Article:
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ZFIN ID: ZDB-PUB-140317-34
Ribosomal protein deficiency causes Tp53-independent erythropoiesis failure in zebrafish
Yadav, G.V., Chakraborty, A., Uechi, T., and Kenmochi, N.
Date: 2014
Source: The international journal of biochemistry & cell biology   49: 1-7 (Journal)
Registered Authors: Kenmochi, Naoya, Uechi, Tamayo, Yadav, Gnaneshwar
Keywords: none
MeSH Terms:
  • Anemia, Diamond-Blackfan/genetics
  • Anemia, Diamond-Blackfan/metabolism
  • Animals
  • Arginine/pharmacology
  • Embryo, Nonmammalian/drug effects
  • Embryo, Nonmammalian/embryology
  • Embryo, Nonmammalian/metabolism
  • Erythrocyte Count
  • Erythroid Cells/drug effects
  • Erythroid Cells/metabolism
  • Erythropoiesis/genetics*
  • Gene Expression Regulation, Developmental
  • Gene Knockdown Techniques
  • Humans
  • Leucine/pharmacology
  • Reverse Transcriptase Polymerase Chain Reaction
  • Ribosomal Proteins/deficiency
  • Ribosomal Proteins/genetics*
  • Ribosomes/genetics
  • Ribosomes/metabolism
  • Sirolimus/pharmacology
  • Tumor Suppressor Protein p53/genetics*
  • Tumor Suppressor Protein p53/metabolism
  • Zebrafish/embryology
  • Zebrafish/genetics*
  • Zebrafish/metabolism
  • Zebrafish Proteins/genetics*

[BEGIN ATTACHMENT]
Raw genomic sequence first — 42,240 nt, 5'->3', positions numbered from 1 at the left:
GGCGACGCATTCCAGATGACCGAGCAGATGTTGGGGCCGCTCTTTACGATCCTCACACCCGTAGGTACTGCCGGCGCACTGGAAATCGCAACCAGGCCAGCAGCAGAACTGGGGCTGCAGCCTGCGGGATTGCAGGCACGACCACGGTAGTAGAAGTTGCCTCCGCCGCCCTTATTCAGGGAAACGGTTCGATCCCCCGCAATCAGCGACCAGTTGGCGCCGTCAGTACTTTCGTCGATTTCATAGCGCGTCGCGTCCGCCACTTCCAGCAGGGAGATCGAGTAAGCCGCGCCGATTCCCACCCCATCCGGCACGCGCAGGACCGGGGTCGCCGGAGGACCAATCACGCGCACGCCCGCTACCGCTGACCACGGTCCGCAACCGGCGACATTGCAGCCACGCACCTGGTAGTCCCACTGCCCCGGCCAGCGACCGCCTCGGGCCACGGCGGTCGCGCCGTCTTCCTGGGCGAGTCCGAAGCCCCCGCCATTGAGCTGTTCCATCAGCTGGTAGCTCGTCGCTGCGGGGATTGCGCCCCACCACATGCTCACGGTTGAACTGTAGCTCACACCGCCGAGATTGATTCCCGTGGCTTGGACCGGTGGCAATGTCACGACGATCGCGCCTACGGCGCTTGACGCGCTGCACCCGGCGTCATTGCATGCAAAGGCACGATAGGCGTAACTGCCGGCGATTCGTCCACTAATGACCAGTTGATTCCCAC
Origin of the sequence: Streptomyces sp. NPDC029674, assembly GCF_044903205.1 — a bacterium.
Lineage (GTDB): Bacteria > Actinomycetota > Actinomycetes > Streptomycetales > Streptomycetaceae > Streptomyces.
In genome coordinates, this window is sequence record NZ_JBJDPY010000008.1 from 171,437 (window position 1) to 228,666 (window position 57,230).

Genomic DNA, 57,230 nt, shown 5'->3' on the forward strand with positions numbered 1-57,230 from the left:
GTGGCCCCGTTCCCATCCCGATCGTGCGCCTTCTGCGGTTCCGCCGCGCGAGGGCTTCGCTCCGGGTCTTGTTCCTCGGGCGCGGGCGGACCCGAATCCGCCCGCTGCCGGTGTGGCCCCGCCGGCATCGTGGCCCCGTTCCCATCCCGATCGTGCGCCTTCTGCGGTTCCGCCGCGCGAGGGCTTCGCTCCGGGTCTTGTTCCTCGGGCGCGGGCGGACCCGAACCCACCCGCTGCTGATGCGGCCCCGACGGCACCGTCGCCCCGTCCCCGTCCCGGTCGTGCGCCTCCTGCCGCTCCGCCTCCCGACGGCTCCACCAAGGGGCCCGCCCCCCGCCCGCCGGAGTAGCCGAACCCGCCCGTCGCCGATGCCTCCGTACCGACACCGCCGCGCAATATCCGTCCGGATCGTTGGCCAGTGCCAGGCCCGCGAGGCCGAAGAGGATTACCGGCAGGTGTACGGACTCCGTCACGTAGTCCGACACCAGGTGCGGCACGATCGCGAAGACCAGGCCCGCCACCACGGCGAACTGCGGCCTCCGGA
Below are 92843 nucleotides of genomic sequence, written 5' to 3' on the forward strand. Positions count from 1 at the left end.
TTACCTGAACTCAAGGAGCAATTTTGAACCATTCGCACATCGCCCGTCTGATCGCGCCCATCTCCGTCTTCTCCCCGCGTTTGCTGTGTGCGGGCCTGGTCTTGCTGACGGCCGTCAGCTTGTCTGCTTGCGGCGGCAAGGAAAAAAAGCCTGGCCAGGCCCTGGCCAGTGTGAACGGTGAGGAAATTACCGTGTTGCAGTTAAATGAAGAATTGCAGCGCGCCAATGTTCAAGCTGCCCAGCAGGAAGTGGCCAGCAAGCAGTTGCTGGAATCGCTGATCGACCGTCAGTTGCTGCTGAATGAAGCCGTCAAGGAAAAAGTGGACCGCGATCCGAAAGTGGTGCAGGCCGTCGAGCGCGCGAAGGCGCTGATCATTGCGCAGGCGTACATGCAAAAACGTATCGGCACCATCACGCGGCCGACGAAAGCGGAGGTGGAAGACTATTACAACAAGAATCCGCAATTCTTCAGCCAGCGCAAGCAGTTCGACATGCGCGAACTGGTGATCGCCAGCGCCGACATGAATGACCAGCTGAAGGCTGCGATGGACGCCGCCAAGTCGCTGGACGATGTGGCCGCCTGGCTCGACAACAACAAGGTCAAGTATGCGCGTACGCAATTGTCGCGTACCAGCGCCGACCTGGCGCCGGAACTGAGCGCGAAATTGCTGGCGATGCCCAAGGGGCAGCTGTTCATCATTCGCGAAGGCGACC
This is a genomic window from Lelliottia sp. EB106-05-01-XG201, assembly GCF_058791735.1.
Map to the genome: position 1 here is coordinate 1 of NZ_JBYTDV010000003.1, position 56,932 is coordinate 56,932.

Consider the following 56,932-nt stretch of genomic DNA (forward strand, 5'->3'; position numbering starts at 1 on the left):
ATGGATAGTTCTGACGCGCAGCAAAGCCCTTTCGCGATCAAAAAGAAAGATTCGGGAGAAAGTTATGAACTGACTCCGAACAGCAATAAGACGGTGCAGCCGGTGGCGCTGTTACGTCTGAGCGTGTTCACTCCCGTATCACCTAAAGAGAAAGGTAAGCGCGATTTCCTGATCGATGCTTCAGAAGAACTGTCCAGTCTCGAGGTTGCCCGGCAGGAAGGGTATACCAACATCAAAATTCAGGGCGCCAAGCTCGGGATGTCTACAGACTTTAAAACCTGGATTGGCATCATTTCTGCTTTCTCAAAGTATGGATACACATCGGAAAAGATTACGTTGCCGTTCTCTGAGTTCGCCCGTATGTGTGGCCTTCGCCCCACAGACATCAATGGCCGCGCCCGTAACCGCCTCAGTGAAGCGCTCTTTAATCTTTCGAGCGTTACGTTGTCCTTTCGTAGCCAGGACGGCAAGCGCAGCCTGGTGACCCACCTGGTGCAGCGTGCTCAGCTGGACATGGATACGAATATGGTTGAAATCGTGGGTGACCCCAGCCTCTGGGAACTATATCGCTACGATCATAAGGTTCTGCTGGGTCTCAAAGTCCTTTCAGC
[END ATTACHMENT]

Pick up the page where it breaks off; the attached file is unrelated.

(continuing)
• Zebrafish Proteins/metabolism
PubMed: 24417973 Full text @ Int. J. Biochem. Cell Biol.

Diamond-Blackfan anemia is an inherited genetic disease caused by mutations in ribosomal protein genes. The disease is characterized by bone marrow failure, congenital anomalies, and a severe erythroid defect. The activation of the TP53 pathway has been suggested to be critical for the pathophysiology of Diamond-Blackfan anemia. While this pathway plays a role in the morphological defects that associate with ribosomal protein loss-of-function in animal models, its role in the erythroid defects has not been clearly established. To understand the specificity of erythroid defects in Diamond-Blackfan anemia, we knocked down five RP genes (two Diamond-Blackfan anemia-associated and three non-Diamond-Blackfan anemia-associated) in zebrafish and analyzed the effects on the developmental and erythroid phenotypes in the presence and absence of Tp53. The co-inhibition of Tp53 activity rescued the morphological deformities but did not alleviate the erythroid aplasia indicating that ribosomal protein deficiency causes erythroid failure in a Tp53-independent manner. Interestingly, treatment with L-Leucine or L-Arginine, amino acids that augment mRNA translation via mTOR pathway, rescued the morphological defects and resulted in a substantial recovery of erythroid cells. Our results suggest that altered translation because of impaired ribosome function could be responsible for the morphological and erythroid defects in ribosomal protein-deficient zebrafish.